Dixon tracks patients who have experienced the loss of a baby, and the staff will follow up with a note to let them know they’re thinking about them. “All too often, people will have long forgotten, but (the patient) knows the date or the month the baby was due. I sign my name with the staff, to let them know we’re thinking of them, and it’s usually received in a positive way.”
He informs each patient that she has the option of having her child buried privately. In some cases (generally under 20 weeks), Catholic hospitals also arrange for miscarried babies to be buried at a communal gravesite at a Catholic cemetery.
Mercy South Hospital, SSM Health St. Mary’s Hospital and SSM Health St. Clare Hospital have a communal grave at Resurrection Cemetery in Affton. Mercy Hospital St. Louis has a communal grave at Calvary Cemetery in St. Louis.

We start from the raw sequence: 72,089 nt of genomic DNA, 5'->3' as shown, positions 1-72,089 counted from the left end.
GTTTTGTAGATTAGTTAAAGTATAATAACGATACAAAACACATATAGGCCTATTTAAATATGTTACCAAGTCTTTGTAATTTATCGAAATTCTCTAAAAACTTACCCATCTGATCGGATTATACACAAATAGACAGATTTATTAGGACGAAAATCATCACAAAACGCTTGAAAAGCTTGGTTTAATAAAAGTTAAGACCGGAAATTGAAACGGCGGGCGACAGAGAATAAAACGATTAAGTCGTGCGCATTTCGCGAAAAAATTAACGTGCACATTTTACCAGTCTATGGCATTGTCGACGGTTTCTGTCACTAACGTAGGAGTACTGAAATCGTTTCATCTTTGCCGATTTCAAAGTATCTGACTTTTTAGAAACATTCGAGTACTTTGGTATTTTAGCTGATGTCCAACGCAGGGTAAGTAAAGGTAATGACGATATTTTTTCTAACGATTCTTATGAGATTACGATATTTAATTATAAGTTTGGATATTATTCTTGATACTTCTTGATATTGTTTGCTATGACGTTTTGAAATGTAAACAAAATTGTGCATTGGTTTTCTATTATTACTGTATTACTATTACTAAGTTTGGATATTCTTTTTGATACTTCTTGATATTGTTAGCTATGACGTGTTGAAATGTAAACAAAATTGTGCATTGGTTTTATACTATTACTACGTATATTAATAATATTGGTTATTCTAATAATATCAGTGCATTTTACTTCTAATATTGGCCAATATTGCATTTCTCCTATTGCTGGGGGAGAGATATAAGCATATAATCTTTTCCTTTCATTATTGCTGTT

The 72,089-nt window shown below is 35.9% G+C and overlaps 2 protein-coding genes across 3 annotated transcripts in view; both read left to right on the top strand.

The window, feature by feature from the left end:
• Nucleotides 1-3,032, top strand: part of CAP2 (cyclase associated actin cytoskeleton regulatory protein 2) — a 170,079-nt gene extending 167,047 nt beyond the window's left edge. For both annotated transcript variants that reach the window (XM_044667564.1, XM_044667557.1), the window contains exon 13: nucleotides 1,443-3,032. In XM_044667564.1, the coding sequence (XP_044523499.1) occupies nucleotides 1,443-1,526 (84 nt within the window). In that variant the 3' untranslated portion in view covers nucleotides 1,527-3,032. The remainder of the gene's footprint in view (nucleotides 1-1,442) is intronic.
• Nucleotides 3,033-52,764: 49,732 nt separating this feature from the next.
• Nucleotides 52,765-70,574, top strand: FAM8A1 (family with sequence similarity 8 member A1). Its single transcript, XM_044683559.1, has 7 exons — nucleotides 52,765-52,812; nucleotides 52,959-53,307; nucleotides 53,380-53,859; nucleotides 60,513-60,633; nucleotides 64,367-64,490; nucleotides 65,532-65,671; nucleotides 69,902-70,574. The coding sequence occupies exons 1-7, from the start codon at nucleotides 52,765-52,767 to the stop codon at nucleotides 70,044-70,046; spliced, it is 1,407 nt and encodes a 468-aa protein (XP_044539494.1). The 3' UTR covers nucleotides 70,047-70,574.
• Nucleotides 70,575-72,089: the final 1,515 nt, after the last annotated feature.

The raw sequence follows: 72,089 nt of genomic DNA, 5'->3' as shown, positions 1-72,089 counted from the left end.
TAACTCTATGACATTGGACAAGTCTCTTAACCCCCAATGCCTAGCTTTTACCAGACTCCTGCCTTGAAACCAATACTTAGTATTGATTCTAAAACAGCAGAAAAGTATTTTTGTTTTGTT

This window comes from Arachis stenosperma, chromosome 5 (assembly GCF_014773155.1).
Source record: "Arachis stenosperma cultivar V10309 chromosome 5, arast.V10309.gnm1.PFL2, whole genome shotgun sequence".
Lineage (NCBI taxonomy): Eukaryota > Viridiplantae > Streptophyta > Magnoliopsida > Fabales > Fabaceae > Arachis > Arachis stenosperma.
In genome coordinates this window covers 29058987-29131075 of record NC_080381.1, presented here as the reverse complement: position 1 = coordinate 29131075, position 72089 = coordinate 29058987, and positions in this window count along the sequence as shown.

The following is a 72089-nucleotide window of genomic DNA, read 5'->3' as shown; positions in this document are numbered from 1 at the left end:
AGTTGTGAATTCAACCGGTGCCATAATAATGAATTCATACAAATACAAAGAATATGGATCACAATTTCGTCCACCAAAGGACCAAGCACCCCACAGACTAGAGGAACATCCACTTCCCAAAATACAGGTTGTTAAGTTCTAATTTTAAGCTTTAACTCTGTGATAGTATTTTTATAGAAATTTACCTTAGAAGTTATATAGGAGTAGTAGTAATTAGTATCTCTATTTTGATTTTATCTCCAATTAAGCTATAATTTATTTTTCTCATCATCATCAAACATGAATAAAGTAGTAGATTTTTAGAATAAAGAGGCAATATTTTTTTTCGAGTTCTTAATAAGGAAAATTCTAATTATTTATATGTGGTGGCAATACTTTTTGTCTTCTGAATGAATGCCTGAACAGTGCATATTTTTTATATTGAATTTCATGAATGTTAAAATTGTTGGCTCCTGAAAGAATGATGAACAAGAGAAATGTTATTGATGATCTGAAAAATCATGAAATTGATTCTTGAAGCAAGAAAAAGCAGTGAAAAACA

Support for infertility, miscarriage
Sometimes with miscarriage comes the pain of infertility. That was observed by the archdiocesan Office of Natural Family Planning more than a decade ago, when it began an infertility support program for couples seeking natural family planning instruction through the office. The Office of NFP is supported by the Annual Catholic Appeal.
Now called Enkindle, the program includes a free one-on-one session with Donna Whiteley, a licensed professional counselor; a monthly Rosary held live on Facebook every first Wednesday of the month at 7:30 p.m.; and regular posts and interviews on the NFP Office’s Facebook page.